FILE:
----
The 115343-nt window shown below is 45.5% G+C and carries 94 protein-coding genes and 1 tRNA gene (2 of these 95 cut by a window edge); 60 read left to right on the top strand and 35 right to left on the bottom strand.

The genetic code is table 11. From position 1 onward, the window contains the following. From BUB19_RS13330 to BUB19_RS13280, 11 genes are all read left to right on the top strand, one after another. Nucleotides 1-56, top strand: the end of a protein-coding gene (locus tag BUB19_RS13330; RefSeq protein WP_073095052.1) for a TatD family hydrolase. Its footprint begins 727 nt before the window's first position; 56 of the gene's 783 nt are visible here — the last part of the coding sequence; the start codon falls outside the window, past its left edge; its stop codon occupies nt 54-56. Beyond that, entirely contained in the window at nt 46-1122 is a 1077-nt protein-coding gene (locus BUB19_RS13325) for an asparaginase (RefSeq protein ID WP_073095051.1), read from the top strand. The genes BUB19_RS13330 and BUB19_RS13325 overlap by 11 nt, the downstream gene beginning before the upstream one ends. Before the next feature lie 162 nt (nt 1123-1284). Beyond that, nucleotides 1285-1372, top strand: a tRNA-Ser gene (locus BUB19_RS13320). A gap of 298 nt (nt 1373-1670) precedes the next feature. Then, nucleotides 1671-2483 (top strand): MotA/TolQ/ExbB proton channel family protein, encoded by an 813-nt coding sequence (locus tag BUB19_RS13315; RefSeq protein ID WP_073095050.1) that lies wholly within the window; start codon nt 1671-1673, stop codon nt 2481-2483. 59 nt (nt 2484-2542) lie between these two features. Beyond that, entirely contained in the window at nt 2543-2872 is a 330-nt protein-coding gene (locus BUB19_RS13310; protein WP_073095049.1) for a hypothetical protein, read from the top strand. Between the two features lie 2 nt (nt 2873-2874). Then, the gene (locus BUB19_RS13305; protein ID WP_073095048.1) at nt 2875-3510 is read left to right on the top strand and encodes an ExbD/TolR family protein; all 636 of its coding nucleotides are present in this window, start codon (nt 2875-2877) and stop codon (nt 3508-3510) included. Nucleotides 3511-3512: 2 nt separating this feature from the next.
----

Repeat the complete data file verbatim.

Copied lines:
The 115343-nt window shown below is 45.5% G+C and carries 94 protein-coding genes and 1 tRNA gene (2 of these 95 cut by a window edge); 60 read left to right on the top strand and 35 right to left on the bottom strand.

The genetic code is table 11. From position 1 onward, the window contains the following. From BUB19_RS13330 to BUB19_RS13280, 11 genes are all read left to right on the top strand, one after another. Nucleotides 1-56, top strand: the end of a protein-coding gene (locus tag BUB19_RS13330; RefSeq protein WP_073095052.1) for a TatD family hydrolase. Its footprint begins 727 nt before the window's first position; 56 of the gene's 783 nt are visible here — the last part of the coding sequence; the start codon falls outside the window, past its left edge; its stop codon occupies nt 54-56. Beyond that, entirely contained in the window at nt 46-1122 is a 1077-nt protein-coding gene (locus BUB19_RS13325) for an asparaginase (RefSeq protein ID WP_073095051.1), read from the top strand. The genes BUB19_RS13330 and BUB19_RS13325 overlap by 11 nt, the downstream gene beginning before the upstream one ends. Before the next feature lie 162 nt (nt 1123-1284). Beyond that, nucleotides 1285-1372, top strand: a tRNA-Ser gene (locus BUB19_RS13320). A gap of 298 nt (nt 1373-1670) precedes the next feature. Then, nucleotides 1671-2483 (top strand): MotA/TolQ/ExbB proton channel family protein, encoded by an 813-nt coding sequence (locus tag BUB19_RS13315; RefSeq protein ID WP_073095050.1) that lies wholly within the window; start codon nt 1671-1673, stop codon nt 2481-2483. 59 nt (nt 2484-2542) lie between these two features. Beyond that, entirely contained in the window at nt 2543-2872 is a 330-nt protein-coding gene (locus BUB19_RS13310; protein WP_073095049.1) for a hypothetical protein, read from the top strand. Between the two features lie 2 nt (nt 2873-2874). Then, the gene (locus BUB19_RS13305; protein ID WP_073095048.1) at nt 2875-3510 is read left to right on the top strand and encodes an ExbD/TolR family protein; all 636 of its coding nucleotides are present in this window, start codon (nt 2875-2877) and stop codon (nt 3508-3510) included. Nucleotides 3511-3512: 2 nt separating this feature from the next.